This approach is quite different from what Corbett and Wilson describe as the "luck-based education" most students experience: "That is, they have to be fortunate enough to be placed in classrooms where their teachers refuse to let them fail. The unlucky ones are left to endure the 'I already told you that,' 'I'm not going to keep repeating myself,' and 'You'll have to catch yourself up' statements that signal to students that their teachers are not very concerned whether they learn. Indeed, an all-too-prevalent pattern in schools is for teachers to settle for using good instructional practices and leaving it up to students to decide if they want to do their part. Tragically, in urban schools especially, many students - when given the choice to fail - do."
The four essential ingredients of the Michigan program (which Corbett and Wilson evaluated) were:

~ Educators bought into insisting on student success - The philosophy behind the program (see links below) was that schools needed to use work completion as the primary academic lever to bring all students to mastery. Basically, teachers decided to take responsibility for students' success and not blame factors outside their control. Of course, motivated students and involved parents would make life easier, but teachers faced the fact that they could control only what happened during school hours. It's on us, they concluded, knowing that if they ceded responsibility for success to students and parents, many students would fail and the achievement gap would widen.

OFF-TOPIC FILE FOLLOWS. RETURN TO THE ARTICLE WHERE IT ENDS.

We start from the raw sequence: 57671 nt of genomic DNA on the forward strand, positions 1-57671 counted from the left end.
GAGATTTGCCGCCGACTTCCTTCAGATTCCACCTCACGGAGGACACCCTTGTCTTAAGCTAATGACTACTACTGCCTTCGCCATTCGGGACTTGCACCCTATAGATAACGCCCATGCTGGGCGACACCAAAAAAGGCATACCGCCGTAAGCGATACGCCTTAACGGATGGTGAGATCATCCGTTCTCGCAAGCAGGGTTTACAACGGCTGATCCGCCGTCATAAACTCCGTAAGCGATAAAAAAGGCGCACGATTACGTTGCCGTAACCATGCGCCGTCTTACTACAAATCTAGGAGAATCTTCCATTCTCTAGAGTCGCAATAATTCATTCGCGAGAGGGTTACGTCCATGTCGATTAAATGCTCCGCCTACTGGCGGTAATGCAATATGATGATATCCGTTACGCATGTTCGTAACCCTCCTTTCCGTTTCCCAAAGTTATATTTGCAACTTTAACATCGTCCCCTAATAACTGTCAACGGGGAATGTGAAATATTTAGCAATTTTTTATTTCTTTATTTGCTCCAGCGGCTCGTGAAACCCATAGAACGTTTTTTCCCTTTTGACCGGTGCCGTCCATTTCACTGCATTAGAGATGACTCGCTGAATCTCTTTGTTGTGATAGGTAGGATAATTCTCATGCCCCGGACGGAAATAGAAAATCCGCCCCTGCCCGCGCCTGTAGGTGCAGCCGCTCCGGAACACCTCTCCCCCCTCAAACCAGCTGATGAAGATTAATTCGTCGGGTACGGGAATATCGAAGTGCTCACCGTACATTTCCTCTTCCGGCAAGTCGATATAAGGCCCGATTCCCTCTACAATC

~ Schools switched to a no-failure grading system - They took all the Ds, Es, Fs, and zeroes out of the grading system. Placeholder grades were given for incomplete assignments: I for incomplete, NY for not yet finished, or NQ for not quality. The schools were basically saying that "every student could and would do quality work," explain Corbett and Wilson. "Some students might take longer than others, but no teacher would ever signal the end of an assignment with an F or zero." Students were expected to do every assignment, and students didn't receive grades until all their work was at an acceptable level of quality. This shone a bright spotlight on failing students. "We've made the invisible students visible," said one teacher.
~ Staff set up numerous interventions - When students' work was unsatisfactory or incomplete, teachers knew there were two possible explanations: students didn't understand the assignments, or they weren't motivated to do them. For the first category of students, teachers led in-class reteaching and enrichment sessions and used lunch-time makeup sessions, before- and after-school tutoring, Saturday school, and summer school. Even with the support, catching up was challenging for students. "They give us lots of chances to make up work," said one, "but teachers still give new assignments, which makes it hard to catch up." Some students who were doing well chafed at having to do assignments again, arguing that their average was passing, but teachers still insisted. Teachers found that they needed to have two types of interventions: (a) extra time and alternative tasks for students who didn't understand, and
(b) "annoyances" like lunch study for students who were doing okay but chose to put off doing their work. "Giving good students the freedom to procrastinate - and watching them take advantage of it - was probably the most surprising and frustrating development, according to teachers," report Corbett and Wilson.